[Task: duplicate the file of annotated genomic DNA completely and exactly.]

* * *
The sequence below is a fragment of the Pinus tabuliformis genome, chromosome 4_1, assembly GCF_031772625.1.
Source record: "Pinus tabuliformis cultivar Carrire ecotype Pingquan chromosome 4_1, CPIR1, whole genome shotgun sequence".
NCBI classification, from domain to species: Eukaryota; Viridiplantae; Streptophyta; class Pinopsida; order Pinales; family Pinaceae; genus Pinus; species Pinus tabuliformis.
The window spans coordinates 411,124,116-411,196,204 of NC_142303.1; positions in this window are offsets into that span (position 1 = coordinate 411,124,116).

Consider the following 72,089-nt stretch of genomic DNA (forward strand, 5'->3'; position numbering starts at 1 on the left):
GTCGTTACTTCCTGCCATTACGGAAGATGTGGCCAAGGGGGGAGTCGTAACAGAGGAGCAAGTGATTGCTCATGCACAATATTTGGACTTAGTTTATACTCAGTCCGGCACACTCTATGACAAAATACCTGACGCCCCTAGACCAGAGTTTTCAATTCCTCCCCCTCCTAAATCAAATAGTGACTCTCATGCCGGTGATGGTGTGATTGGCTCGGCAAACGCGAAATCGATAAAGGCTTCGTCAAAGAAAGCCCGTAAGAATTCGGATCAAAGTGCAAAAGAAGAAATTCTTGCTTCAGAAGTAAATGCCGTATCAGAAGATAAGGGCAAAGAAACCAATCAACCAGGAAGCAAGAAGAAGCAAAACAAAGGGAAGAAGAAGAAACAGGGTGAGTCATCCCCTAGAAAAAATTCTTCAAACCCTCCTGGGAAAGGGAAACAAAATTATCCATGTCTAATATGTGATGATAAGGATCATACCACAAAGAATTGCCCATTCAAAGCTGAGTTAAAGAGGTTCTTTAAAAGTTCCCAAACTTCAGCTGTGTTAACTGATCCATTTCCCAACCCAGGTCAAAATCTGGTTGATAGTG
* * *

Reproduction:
The sequence below is a fragment of the Pinus tabuliformis genome, chromosome 4_1, assembly GCF_031772625.1.
Source record: "Pinus tabuliformis cultivar Carrire ecotype Pingquan chromosome 4_1, CPIR1, whole genome shotgun sequence".
NCBI classification, from domain to species: Eukaryota; Viridiplantae; Streptophyta; class Pinopsida; order Pinales; family Pinaceae; genus Pinus; species Pinus tabuliformis.
The window spans coordinates 411,124,116-411,196,204 of NC_142303.1; positions in this window are offsets into that span (position 1 = coordinate 411,124,116).

Consider the following 72,089-nt stretch of genomic DNA (forward strand, 5'->3'; position numbering starts at 1 on the left):
GTCGTTACTTCCTGCCATTACGGAAGATGTGGCCAAGGGGGGAGTCGTAACAGAGGAGCAAGTGATTGCTCATGCACAATATTTGGACTTAGTTTATACTCAGTCCGGCACACTCTATGACAAAATACCTGACGCCCCTAGACCAGAGTTTTCAATTCCTCCCCCTCCTAAATCAAATAGTGACTCTCATGCCGGTGATGGTGTGATTGGCTCGGCAAACGCGAAATCGATAAAGGCTTCGTCAAAGAAAGCCCGTAAGAATTCGGATCAAAGTGCAAAAGAAGAAATTCTTGCTTCAGAAGTAAATGCCGTATCAGAAGATAAGGGCAAAGAAACCAATCAACCAGGAAGCAAGAAGAAGCAAAACAAAGGGAAGAAGAAGAAACAGGGTGAGTCATCCCCTAGAAAAAATTCTTCAAACCCTCCTGGGAAAGGGAAACAAAATTATCCATGTCTAATATGTGATGATAAGGATCATACCACAAAGAATTGCCCATTCAAAGCTGAGTTAAAGAGGTTCTTTAAAAGTTCCCAAACTTCAGCTGTGTTAACTGATCCATTTCCCAACCCAGGTCAAAATCTGGTTGATAGTG